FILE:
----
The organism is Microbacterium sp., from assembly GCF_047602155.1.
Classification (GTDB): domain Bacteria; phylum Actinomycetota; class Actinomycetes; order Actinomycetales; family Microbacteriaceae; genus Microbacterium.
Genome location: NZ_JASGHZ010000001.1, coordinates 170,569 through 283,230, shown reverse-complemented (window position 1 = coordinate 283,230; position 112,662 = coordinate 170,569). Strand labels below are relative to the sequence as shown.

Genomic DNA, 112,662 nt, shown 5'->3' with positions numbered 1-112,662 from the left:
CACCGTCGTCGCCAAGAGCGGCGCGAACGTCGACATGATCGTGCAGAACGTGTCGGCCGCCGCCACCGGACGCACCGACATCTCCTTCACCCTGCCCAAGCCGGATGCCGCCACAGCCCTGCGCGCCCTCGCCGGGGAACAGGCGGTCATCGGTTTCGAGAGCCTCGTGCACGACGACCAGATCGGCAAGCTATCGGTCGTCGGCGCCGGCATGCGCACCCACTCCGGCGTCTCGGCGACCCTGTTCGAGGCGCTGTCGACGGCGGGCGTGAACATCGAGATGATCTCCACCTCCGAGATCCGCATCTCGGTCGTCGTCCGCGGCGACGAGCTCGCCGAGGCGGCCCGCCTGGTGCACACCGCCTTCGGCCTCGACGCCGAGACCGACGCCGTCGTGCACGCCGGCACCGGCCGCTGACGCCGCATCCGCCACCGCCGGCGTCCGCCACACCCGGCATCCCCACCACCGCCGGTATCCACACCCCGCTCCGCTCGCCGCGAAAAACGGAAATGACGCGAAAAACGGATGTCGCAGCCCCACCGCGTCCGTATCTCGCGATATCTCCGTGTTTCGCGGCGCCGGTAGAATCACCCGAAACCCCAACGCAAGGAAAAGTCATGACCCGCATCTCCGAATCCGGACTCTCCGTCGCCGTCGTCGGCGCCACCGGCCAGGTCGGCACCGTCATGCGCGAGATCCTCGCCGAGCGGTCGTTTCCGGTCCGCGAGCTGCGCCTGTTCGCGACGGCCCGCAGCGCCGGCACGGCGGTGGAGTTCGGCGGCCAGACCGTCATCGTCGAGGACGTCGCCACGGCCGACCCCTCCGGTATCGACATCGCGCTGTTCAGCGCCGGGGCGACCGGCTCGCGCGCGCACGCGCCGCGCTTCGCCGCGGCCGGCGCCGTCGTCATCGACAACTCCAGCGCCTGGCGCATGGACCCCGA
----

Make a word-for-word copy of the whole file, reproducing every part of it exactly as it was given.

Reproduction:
The organism is Microbacterium sp., from assembly GCF_047602155.1.
Classification (GTDB): domain Bacteria; phylum Actinomycetota; class Actinomycetes; order Actinomycetales; family Microbacteriaceae; genus Microbacterium.
Genome location: NZ_JASGHZ010000001.1, coordinates 170,569 through 283,230, shown reverse-complemented (window position 1 = coordinate 283,230; position 112,662 = coordinate 170,569). Strand labels below are relative to the sequence as shown.

Genomic DNA, 112,662 nt, shown 5'->3' with positions numbered 1-112,662 from the left:
CACCGTCGTCGCCAAGAGCGGCGCGAACGTCGACATGATCGTGCAGAACGTGTCGGCCGCCGCCACCGGACGCACCGACATCTCCTTCACCCTGCCCAAGCCGGATGCCGCCACAGCCCTGCGCGCCCTCGCCGGGGAACAGGCGGTCATCGGTTTCGAGAGCCTCGTGCACGACGACCAGATCGGCAAGCTATCGGTCGTCGGCGCCGGCATGCGCACCCACTCCGGCGTCTCGGCGACCCTGTTCGAGGCGCTGTCGACGGCGGGCGTGAACATCGAGATGATCTCCACCTCCGAGATCCGCATCTCGGTCGTCGTCCGCGGCGACGAGCTCGCCGAGGCGGCCCGCCTGGTGCACACCGCCTTCGGCCTCGACGCCGAGACCGACGCCGTCGTGCACGCCGGCACCGGCCGCTGACGCCGCATCCGCCACCGCCGGCGTCCGCCACACCCGGCATCCCCACCACCGCCGGTATCCACACCCCGCTCCGCTCGCCGCGAAAAACGGAAATGACGCGAAAAACGGATGTCGCAGCCCCACCGCGTCCGTATCTCGCGATATCTCCGTGTTTCGCGGCGCCGGTAGAATCACCCGAAACCCCAACGCAAGGAAAAGTCATGACCCGCATCTCCGAATCCGGACTCTCCGTCGCCGTCGTCGGCGCCACCGGCCAGGTCGGCACCGTCATGCGCGAGATCCTCGCCGAGCGGTCGTTTCCGGTCCGCGAGCTGCGCCTGTTCGCGACGGCCCGCAGCGCCGGCACGGCGGTGGAGTTCGGCGGCCAGACCGTCATCGTCGAGGACGTCGCCACGGCCGACCCCTCCGGTATCGACATCGCGCTGTTCAGCGCCGGGGCGACCGGCTCGCGCGCGCACGCGCCGCGCTTCGCCGCGGCCGGCGCCGTCGTCATCGACAACTCCAGCGCCTGGCGCATGGACCCCGA